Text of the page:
Lenovo A10 Tablet Review

Allen Ngo, 07/27/2014

Thin, bright, and inexpensive. The A10 manages to combine a large 10.1-inch IPS panel with a bright backlight, light weight, mainstream SoC, and a thin bezel with a future update to Android 4.4 KitKat - all for $250. We find out what's the catch to this low-cost, yet attractive consumer tablet from Lenovo.

Lenovo are certainly very familiar with 10-inch tablets, especially since they have released at least 6 different models since the beginning of 2013. We have already published reviews on the IdeaTab Yoga 10, IdeaTab Yoga 10 HD+, IdeaTab S6000, IdeaTab Miix 10, IdeaTab Miix 2 10, ThinkPad 10, and ThinkPad Tablet 2 - and these are only our 10-inch examples! In fact, it would not be far-fetched to say that many more are down the pipeline as the manufacturer had recently turned a cold shoulder to launching additional 8-inch Windows tablets in the foreseeable future.

The above Yoga and ThinkPad examples can be considered mainstream and for professional users, respectively. For more budget-conscious consumers, the Lenovo IdeaTab A series is a more barebones affair without the fancier chassis or features. Thus, the A10 is similar to the inexpensive A1000 and A2109 models in terms of options and target audience.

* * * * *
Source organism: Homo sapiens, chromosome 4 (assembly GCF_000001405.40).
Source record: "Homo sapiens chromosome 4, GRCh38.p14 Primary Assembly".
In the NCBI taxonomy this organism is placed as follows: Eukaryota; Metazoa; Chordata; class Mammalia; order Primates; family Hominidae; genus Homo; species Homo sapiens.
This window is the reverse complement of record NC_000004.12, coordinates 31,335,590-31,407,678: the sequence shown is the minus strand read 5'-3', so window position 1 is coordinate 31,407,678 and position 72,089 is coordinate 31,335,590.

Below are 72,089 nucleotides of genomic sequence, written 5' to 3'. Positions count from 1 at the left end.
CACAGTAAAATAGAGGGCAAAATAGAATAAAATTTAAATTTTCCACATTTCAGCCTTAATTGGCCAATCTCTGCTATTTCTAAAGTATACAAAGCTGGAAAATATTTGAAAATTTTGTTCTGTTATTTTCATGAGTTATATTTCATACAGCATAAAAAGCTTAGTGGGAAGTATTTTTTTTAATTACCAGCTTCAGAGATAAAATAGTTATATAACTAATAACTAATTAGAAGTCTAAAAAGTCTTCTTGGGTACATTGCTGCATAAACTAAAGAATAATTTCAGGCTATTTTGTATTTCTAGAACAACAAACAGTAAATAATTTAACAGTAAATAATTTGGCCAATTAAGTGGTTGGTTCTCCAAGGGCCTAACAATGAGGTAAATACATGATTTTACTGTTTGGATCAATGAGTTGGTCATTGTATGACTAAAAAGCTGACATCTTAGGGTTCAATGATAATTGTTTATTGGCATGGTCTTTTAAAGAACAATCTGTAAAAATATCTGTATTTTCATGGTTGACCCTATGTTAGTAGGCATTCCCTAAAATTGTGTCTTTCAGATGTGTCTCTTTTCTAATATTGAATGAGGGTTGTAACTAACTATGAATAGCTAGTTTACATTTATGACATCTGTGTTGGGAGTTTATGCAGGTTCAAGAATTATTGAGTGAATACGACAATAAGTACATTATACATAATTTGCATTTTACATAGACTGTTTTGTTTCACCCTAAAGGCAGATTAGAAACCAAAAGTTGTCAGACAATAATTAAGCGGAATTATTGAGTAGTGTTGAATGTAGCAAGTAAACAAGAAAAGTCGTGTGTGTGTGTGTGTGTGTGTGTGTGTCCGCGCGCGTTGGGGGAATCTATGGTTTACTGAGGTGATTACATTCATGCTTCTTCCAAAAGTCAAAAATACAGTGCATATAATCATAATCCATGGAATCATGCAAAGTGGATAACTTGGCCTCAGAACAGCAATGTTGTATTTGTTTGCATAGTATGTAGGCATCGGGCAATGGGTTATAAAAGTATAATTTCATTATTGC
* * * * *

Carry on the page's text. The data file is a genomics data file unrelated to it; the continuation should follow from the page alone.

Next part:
For $220 on Amazon, the A10 reads like a bargain: 10.1-inch IPS display, quad-core processor, bright screen, light weight, thin, and even a promised update to Android KitKat 4.4 from the manufacturer. We take a closer look at the performance of the model in our review below to see if this inexpensive tablet can hold its own against its more expensive alternatives.

Case

The A10 may be inexpensive, but its chassis reflects a higher price point at least in terms of looks. The glass front, glossy black plastic frame, and rubberized matte backing are a step up compared to the more unappealing designs of the A2109 and A1000. The slight texture of the back adds a feel of quality as opposed to generic plastic as found on these same examples. Applying pressure on the center of the front and back results in slight depressions, but certainly not extreme enough to warrant any concern.